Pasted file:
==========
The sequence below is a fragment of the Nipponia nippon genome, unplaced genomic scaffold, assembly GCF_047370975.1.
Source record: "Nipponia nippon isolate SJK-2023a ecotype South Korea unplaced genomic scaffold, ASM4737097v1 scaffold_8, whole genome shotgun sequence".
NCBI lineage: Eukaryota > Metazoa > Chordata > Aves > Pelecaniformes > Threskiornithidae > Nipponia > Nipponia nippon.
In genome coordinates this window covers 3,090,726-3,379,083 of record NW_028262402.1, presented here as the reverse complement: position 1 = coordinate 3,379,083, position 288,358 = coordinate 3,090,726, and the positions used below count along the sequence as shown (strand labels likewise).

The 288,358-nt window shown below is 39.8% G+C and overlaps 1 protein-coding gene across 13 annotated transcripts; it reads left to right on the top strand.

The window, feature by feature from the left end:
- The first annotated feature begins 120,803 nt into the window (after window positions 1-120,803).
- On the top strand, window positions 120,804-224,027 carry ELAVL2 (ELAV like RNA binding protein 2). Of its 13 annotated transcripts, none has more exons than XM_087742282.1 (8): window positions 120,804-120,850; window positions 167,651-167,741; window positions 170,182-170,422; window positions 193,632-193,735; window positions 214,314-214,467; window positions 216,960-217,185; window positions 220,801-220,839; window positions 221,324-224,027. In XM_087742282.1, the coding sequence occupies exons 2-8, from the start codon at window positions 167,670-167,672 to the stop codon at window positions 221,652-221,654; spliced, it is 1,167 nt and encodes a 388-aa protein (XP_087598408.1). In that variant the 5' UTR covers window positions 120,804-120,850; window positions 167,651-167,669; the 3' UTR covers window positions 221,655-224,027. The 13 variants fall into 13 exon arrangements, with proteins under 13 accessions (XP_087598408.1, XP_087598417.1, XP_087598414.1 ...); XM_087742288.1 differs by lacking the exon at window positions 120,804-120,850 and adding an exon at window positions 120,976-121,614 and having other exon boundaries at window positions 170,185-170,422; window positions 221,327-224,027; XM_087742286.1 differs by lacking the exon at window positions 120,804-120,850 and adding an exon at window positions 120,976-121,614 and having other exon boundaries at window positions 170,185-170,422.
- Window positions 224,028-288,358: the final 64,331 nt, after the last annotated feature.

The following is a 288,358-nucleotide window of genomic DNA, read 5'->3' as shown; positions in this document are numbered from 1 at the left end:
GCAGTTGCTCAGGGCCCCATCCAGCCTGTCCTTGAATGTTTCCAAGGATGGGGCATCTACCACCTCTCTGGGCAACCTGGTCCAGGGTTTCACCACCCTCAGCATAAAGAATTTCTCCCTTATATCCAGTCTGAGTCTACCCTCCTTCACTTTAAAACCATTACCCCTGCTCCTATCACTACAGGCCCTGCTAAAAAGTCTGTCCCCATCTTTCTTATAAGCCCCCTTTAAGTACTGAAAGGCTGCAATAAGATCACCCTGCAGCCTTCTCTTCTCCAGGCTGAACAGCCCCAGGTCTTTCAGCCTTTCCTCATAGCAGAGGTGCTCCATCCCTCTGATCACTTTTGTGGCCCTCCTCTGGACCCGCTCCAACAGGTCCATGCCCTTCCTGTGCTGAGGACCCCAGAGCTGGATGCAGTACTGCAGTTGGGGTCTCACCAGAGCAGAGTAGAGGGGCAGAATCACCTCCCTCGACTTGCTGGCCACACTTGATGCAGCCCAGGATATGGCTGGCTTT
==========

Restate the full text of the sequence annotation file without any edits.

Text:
The sequence below is a fragment of the Nipponia nippon genome, unplaced genomic scaffold, assembly GCF_047370975.1.
Source record: "Nipponia nippon isolate SJK-2023a ecotype South Korea unplaced genomic scaffold, ASM4737097v1 scaffold_8, whole genome shotgun sequence".
NCBI lineage: Eukaryota > Metazoa > Chordata > Aves > Pelecaniformes > Threskiornithidae > Nipponia > Nipponia nippon.
In genome coordinates this window covers 3,090,726-3,379,083 of record NW_028262402.1, presented here as the reverse complement: position 1 = coordinate 3,379,083, position 288,358 = coordinate 3,090,726, and the positions used below count along the sequence as shown (strand labels likewise).

The 288,358-nt window shown below is 39.8% G+C and overlaps 1 protein-coding gene across 13 annotated transcripts; it reads left to right on the top strand.

The window, feature by feature from the left end:
- The first annotated feature begins 120,803 nt into the window (after window positions 1-120,803).
- On the top strand, window positions 120,804-224,027 carry ELAVL2 (ELAV like RNA binding protein 2). Of its 13 annotated transcripts, none has more exons than XM_087742282.1 (8): window positions 120,804-120,850; window positions 167,651-167,741; window positions 170,182-170,422; window positions 193,632-193,735; window positions 214,314-214,467; window positions 216,960-217,185; window positions 220,801-220,839; window positions 221,324-224,027. In XM_087742282.1, the coding sequence occupies exons 2-8, from the start codon at window positions 167,670-167,672 to the stop codon at window positions 221,652-221,654; spliced, it is 1,167 nt and encodes a 388-aa protein (XP_087598408.1). In that variant the 5' UTR covers window positions 120,804-120,850; window positions 167,651-167,669; the 3' UTR covers window positions 221,655-224,027. The 13 variants fall into 13 exon arrangements, with proteins under 13 accessions (XP_087598408.1, XP_087598417.1, XP_087598414.1 ...); XM_087742288.1 differs by lacking the exon at window positions 120,804-120,850 and adding an exon at window positions 120,976-121,614 and having other exon boundaries at window positions 170,185-170,422; window positions 221,327-224,027; XM_087742286.1 differs by lacking the exon at window positions 120,804-120,850 and adding an exon at window positions 120,976-121,614 and having other exon boundaries at window positions 170,185-170,422.
- Window positions 224,028-288,358: the final 64,331 nt, after the last annotated feature.

The following is a 288,358-nucleotide window of genomic DNA, read 5'->3' as shown; positions in this document are numbered from 1 at the left end:
GCAGTTGCTCAGGGCCCCATCCAGCCTGTCCTTGAATGTTTCCAAGGATGGGGCATCTACCACCTCTCTGGGCAACCTGGTCCAGGGTTTCACCACCCTCAGCATAAAGAATTTCTCCCTTATATCCAGTCTGAGTCTACCCTCCTTCACTTTAAAACCATTACCCCTGCTCCTATCACTACAGGCCCTGCTAAAAAGTCTGTCCCCATCTTTCTTATAAGCCCCCTTTAAGTACTGAAAGGCTGCAATAAGATCACCCTGCAGCCTTCTCTTCTCCAGGCTGAACAGCCCCAGGTCTTTCAGCCTTTCCTCATAGCAGAGGTGCTCCATCCCTCTGATCACTTTTGTGGCCCTCCTCTGGACCCGCTCCAACAGGTCCATGCCCTTCCTGTGCTGAGGACCCCAGAGCTGGATGCAGTACTGCAGTTGGGGTCTCACCAGAGCAGAGTAGAGGGGCAGAATCACCTCCCTCGACTTGCTGGCCACACTTGATGCAGCCCAGGATATGGCTGGCTTT